While the boys were being properly spoilt by Vanessa’s parents, we spent several days in the Midlands refining our scuba skills with a qualified cave diver. We’re unlikely to go anywhere near a cave in the near future, but the instructor is probably one of the safest divers in the business. We were signed up for a course run by Global Underwater Explorers called The Fundamentals – affectionately known by divers as ‘Fundies’. Sounds like a beginners course, but it sure ain’t. It’s not quite a case of breaking you down to build you up again, but it does thoroughly dismantle all your bad habits before getting back to the basics of making you a safer diver. If scuba diving is your kind of thing, you can find out more about our course here.
After a fairly full-on week’s training we collected the boys and zoomed off to Cyprus for a week. This trip had added significance as it was the first time our boys had ever properly travelled abroad. This kind of thing is a watershed moment in a family’s life: once you make that shift to sunshine and warm seas a week in Oban never feels the same way again.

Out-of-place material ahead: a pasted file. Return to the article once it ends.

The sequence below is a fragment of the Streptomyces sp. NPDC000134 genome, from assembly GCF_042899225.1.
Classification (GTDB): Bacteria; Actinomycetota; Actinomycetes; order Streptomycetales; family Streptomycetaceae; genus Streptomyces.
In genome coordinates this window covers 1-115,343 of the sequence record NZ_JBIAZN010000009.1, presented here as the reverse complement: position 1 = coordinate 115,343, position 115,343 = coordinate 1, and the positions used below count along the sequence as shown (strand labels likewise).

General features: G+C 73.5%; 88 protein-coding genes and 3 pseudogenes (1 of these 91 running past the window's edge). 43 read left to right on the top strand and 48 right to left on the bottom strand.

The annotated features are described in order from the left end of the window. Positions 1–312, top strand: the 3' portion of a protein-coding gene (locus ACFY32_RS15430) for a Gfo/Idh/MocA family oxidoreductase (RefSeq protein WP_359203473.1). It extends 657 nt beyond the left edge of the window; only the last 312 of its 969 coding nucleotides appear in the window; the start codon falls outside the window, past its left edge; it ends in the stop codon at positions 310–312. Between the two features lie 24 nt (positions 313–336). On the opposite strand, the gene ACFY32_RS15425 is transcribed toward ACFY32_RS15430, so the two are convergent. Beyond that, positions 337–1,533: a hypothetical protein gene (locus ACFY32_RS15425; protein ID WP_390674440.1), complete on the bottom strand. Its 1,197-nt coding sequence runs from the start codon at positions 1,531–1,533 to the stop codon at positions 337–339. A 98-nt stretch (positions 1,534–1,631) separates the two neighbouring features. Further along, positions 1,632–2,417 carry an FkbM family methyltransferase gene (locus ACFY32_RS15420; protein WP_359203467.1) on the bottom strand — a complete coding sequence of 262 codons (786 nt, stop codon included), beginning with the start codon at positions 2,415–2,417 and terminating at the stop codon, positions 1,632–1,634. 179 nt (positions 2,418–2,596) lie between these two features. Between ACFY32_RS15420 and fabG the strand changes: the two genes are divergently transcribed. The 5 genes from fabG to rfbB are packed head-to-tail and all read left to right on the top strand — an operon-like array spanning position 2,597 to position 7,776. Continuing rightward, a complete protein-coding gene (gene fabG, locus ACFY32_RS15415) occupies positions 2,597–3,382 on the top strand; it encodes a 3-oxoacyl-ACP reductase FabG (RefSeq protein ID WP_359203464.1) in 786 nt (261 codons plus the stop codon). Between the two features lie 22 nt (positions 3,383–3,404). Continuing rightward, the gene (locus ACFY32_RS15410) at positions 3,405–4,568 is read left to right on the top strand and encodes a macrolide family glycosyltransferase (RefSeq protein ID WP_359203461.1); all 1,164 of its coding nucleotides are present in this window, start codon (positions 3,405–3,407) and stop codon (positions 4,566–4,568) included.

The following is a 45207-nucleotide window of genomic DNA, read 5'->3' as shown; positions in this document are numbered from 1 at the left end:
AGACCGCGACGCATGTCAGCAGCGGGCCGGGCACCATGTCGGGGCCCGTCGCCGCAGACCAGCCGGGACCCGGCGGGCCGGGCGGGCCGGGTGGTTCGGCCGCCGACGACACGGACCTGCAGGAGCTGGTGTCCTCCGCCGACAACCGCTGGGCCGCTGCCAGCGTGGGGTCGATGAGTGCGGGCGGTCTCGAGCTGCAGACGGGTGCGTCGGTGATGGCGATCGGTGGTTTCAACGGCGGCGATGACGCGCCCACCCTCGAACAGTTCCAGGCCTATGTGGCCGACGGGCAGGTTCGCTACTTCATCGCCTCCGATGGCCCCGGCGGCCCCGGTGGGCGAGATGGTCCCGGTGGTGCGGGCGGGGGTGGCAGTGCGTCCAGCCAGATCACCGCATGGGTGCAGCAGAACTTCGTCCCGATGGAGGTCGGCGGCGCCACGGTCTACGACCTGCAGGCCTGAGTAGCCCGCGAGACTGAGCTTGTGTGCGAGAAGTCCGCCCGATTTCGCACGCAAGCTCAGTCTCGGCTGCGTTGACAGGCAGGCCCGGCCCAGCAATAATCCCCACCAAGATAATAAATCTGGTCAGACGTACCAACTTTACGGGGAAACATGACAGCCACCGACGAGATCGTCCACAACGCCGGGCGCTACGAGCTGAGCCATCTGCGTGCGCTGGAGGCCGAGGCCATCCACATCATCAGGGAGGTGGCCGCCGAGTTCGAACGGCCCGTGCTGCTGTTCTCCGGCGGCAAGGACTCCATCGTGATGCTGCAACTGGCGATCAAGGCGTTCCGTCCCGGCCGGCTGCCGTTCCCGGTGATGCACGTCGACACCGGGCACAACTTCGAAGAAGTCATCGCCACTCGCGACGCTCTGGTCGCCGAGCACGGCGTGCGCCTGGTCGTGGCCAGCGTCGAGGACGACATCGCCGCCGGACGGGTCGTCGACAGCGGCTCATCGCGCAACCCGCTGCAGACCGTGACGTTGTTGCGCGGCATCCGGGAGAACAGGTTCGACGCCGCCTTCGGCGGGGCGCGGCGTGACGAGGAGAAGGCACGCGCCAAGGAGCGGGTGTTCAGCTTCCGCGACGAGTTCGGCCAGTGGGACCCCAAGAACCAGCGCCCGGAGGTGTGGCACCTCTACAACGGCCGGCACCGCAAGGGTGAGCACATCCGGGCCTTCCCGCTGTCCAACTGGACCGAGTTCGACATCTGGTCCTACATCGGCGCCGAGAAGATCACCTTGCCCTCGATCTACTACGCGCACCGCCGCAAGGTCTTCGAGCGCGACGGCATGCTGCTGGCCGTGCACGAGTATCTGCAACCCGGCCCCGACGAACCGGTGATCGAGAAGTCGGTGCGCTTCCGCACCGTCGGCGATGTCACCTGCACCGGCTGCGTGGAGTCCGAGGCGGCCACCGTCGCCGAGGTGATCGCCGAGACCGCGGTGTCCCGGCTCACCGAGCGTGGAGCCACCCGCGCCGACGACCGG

Back on home turf, we returned to immersing ourselves in cold water and serving full Scottish breakfasts. As the weather has become more wintry we’ve swapped the road bikes for mountain bikes. This is quite novel for us; whereas Darach has been keen on muddy cycling for years now. He’s a useful source of tips, although we tend to avoid the big jumps he likes to set up.
Peace has descended on Skye now. The campervans have been mostly replaced by road gritters and there are only a few professional photographers left hanging around the Old Man of Storr. We’re all in fine fettle, and we hope you are too. Thanks, as always, to all our guests who have stayed throughout the year. Here’s to a happy, healthy and adventurous 2018.